Alert on the risk of confusing booster and conventional vaccine

Experts are expressing concern that vaccine suppliers may confuse the Omicron booster vial with those used for conventional vaccines.

The concern emerged at a public meeting of advisers from the United States Centers for Disease Control and Prevention last week and was taken up by a panel of health experts on Saturday – the Western States Scientific Safety Review Workgroup – to four states, including California.

“The task force remains concerned about the potential for errors in the administration of different COVID-19 vaccines, given that formulations for different age groups look similar,” the group said in a statement. “It is imperative that clear guidance on vaccination against COVID-19 be disseminated to all vaccine providers.”

Newer vaccines are known as bivalent vaccines. They are designed to protect not only against the original strain of coronavirus, but also against BA.5 and another sub-variant of Omicron called BA.4. The new booster is only allowed to people 12 years and older.

Conventional injections are monovalent vaccines, intended to protect only against the original strain of coronavirus.

The conventional vaccine formula is still used for people who have not yet been vaccinated.

The risk of confusion comes from the color of the cap of the vials. The color of the vial caps of some of the new boosters are identical to those of the old vaccines.

For example, Pfizer’s conventional and updated bivalent injections for people ages 12 and older come in a capped bottle of the same color — gray, according to slides from a presentation the CDC gave to science advisers the following day. last week. Clinicians will need to read the label to distinguish between the conventional vaccine and the updated booster.

Both vials contain the same amount of vaccine – 30 micrograms – but the conventional vaccine was designed only against the original strain of coronavirus, while the updated booster has half reserved for the original strain and the rest against the BA.4/BA.5 Sub-variants of Omicron.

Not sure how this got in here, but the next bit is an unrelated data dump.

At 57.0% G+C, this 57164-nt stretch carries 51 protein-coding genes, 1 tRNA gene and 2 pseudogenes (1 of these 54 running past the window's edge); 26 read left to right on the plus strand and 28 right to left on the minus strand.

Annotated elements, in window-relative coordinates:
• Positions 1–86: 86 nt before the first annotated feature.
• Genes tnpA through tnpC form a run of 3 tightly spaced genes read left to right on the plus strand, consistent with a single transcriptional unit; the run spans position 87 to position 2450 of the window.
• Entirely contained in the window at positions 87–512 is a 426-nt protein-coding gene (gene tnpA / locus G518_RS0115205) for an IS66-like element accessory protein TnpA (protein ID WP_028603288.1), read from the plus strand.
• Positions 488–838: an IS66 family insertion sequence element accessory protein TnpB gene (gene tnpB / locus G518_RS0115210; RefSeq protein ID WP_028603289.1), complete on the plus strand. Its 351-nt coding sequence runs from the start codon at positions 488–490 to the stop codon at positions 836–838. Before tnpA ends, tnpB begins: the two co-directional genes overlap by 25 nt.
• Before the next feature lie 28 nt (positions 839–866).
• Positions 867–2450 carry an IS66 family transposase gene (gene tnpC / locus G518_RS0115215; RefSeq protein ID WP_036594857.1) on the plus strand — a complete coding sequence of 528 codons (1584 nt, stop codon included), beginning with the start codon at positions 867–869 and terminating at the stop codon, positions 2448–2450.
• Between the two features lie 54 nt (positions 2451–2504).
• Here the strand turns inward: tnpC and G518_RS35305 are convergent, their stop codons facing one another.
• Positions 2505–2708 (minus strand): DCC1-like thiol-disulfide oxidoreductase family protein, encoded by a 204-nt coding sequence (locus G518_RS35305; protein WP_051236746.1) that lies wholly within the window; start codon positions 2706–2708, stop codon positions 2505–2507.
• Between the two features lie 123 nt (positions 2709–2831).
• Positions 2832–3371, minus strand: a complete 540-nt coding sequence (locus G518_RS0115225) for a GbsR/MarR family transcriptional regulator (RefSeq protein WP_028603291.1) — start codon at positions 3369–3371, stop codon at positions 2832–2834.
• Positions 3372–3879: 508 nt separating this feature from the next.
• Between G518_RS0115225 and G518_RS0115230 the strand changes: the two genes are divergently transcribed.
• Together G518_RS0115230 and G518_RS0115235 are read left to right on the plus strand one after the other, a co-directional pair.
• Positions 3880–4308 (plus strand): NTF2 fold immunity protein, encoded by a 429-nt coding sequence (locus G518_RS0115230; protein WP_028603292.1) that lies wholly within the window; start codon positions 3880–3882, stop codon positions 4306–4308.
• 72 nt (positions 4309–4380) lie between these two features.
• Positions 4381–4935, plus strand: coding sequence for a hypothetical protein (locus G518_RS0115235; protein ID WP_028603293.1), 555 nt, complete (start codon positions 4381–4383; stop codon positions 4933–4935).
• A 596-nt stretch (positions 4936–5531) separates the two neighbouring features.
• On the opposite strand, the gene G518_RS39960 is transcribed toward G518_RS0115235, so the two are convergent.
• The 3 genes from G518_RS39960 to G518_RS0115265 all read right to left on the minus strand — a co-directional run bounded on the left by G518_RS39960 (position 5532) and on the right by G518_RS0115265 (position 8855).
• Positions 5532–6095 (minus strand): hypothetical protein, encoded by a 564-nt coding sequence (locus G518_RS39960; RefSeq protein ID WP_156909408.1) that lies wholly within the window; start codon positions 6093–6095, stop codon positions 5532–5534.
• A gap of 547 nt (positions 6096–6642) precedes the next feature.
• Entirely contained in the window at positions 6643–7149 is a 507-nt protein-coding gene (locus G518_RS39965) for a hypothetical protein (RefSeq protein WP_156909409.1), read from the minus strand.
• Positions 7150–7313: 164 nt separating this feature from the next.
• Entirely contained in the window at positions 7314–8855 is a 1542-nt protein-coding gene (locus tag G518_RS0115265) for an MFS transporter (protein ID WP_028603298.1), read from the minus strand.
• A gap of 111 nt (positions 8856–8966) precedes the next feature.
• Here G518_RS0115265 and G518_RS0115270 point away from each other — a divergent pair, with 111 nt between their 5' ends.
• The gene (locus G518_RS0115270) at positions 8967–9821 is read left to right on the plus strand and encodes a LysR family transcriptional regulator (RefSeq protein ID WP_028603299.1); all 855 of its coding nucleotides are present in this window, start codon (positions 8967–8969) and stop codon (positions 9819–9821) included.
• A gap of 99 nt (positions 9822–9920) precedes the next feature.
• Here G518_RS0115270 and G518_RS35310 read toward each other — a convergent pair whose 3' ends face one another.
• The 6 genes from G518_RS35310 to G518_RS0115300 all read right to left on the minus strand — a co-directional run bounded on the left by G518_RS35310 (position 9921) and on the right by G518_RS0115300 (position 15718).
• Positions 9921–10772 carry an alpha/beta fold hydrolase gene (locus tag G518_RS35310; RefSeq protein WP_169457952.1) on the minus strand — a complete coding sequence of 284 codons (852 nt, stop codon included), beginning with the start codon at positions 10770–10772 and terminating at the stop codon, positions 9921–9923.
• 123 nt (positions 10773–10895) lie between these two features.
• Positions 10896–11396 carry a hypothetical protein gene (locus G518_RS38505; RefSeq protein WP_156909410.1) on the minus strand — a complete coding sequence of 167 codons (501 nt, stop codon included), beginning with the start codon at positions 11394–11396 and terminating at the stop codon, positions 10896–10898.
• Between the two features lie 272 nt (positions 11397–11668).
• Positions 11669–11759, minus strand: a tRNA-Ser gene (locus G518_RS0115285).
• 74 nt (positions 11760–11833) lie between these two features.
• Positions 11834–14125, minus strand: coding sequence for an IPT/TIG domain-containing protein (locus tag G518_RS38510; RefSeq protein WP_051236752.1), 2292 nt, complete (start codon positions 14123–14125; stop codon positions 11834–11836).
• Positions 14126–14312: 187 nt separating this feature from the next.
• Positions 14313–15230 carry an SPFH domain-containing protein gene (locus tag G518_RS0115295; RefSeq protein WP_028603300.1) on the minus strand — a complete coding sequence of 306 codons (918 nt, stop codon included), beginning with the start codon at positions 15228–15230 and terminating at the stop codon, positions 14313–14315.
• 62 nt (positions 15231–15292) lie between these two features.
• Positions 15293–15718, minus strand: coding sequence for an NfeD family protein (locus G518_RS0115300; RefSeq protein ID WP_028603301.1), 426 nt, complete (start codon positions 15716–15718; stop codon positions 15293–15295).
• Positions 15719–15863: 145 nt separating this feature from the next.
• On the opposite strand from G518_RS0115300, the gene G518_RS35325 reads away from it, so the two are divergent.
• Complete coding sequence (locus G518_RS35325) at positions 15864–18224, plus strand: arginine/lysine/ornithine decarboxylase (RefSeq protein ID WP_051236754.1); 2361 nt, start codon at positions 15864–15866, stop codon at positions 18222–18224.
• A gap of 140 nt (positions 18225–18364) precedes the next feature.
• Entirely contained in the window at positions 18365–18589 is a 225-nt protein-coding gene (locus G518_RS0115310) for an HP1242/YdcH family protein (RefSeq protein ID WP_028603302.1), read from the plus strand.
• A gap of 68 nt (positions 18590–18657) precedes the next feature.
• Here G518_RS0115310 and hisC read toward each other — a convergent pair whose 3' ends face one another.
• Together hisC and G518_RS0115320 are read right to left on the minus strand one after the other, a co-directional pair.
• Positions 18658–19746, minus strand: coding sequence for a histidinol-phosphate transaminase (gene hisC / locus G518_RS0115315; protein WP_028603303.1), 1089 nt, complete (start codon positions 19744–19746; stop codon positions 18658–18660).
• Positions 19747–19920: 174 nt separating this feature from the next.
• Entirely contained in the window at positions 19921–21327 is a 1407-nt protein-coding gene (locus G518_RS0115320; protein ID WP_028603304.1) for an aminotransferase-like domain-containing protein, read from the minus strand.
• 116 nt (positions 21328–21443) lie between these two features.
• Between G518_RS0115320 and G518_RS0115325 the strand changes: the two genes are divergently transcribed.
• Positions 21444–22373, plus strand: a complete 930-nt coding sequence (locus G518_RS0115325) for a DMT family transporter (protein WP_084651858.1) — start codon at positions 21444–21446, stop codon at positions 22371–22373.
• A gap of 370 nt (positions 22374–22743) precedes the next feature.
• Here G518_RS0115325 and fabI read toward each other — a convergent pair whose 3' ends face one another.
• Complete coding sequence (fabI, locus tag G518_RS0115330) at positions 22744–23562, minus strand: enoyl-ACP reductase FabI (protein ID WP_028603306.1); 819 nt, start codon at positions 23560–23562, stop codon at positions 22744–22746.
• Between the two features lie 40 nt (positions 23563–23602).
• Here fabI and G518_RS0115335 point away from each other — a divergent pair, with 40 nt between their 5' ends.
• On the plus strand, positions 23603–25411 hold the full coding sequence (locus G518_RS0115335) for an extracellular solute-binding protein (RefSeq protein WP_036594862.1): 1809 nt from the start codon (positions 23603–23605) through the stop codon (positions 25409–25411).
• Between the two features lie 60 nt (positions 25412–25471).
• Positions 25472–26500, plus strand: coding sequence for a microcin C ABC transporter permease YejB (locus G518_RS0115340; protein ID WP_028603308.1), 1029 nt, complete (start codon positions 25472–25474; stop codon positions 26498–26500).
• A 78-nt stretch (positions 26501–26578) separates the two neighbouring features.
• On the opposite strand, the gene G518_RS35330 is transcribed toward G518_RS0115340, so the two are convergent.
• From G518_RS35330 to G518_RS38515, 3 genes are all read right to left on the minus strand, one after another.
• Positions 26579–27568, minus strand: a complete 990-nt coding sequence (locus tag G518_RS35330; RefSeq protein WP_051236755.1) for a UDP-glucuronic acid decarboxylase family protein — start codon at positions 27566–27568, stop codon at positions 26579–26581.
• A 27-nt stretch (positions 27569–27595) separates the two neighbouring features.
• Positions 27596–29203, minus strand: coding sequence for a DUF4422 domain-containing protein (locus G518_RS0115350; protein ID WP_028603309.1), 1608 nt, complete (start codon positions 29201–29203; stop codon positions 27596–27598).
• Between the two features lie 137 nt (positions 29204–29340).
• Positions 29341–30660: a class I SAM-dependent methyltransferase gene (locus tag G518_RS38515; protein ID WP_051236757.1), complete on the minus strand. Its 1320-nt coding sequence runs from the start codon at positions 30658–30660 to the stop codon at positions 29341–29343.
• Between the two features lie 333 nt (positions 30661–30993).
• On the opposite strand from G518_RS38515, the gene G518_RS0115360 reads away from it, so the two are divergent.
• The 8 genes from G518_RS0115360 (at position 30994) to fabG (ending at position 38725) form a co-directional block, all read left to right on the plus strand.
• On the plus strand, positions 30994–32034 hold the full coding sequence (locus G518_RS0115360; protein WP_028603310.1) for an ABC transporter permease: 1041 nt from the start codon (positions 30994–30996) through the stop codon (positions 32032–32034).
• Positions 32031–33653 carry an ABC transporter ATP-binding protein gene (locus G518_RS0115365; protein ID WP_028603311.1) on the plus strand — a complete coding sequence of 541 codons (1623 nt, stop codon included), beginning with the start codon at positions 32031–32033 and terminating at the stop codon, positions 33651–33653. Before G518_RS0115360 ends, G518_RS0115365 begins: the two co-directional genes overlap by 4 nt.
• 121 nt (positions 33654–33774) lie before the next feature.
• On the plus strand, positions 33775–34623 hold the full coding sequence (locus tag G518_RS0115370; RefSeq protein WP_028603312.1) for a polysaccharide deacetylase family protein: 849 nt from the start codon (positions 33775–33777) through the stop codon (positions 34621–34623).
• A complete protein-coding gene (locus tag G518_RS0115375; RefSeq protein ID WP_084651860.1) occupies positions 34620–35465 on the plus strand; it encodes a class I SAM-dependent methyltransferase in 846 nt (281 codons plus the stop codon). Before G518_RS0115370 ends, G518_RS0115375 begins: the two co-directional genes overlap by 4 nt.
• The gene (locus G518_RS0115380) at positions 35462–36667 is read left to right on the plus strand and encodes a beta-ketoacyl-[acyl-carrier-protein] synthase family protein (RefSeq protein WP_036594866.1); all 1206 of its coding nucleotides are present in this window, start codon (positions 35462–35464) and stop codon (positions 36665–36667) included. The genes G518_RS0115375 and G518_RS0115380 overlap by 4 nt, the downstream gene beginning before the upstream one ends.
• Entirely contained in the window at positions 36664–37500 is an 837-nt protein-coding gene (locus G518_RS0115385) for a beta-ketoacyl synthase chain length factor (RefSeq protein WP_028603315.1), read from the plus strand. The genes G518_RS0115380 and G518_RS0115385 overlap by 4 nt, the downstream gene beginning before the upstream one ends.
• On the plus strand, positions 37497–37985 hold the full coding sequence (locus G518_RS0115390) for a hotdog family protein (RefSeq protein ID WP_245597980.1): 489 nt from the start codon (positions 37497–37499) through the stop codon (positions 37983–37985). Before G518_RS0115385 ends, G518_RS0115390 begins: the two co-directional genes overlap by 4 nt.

For people aged 12 and over, the conventional Pfizer vaccine and the updated Omicron booster have the same color vial cap – grey.

(CDC)

The updated Pfizer booster label includes the words “Bivalent” and “Original and Omicron BA.4/BA.5”.

Pfizer-BioNTech labels distinguishing between conventional vaccine and new booster

The updated Pfizer booster label reads “Bivalent” and “Original and Omicron BA.4/BA.5”.

(CDC)

For Moderna’s vaccines, a possible source of confusion is that the vial cap is dark blue for both the conventional primary vaccine for children ages 6-11 and the updated booster for adults.

Both vials contain the same dose of vaccine – 50 micrograms. But the children’s version of the primary dose is designed entirely against the original strain of coronavirus. The updated adult booster has half of its volume designed against the original strain and the rest against the BA.4/BA.5 subvariants.

Similarities Between Conventional and Updated Moderna Booster

Moderna’s vaccines, both the conventional vaccine for children ages 6 to 11, and the updated Omicron booster for adults, share the same vial cap color: dark blue.

(CDC)

The label of the updated Omicron booster is labeled “Bivalent” and “Original and Omicron BA.4/BA.5”.

The updated Moderna booster has the phrase

The updated Omicron booster for Moderna bears the phrase “Bivalent” and “Original and Omicron BA.4/BA.5” on the label.

(CDC)

Vaccinators will need to ensure that the right vaccine is given to the right person.

During a Tuesday press briefing, White House COVID-19 response coordinator Dr. Ashish Jha said FDA scientists are working to ensure vaccine suppliers are properly training staff to making sure “people can get the right vaccine”.

“We have seen no evidence of large-scale errors or people getting the wrong vaccine. I’m confident the system continues to work effectively, but I know the FDA continues to monitor this very closely,” Jha said.

CDC Director Dr. Rochelle Walensky said her agency was actively working to distribute photos of the bottle caps and to educate vaccine administrators to “minimize confusion.”

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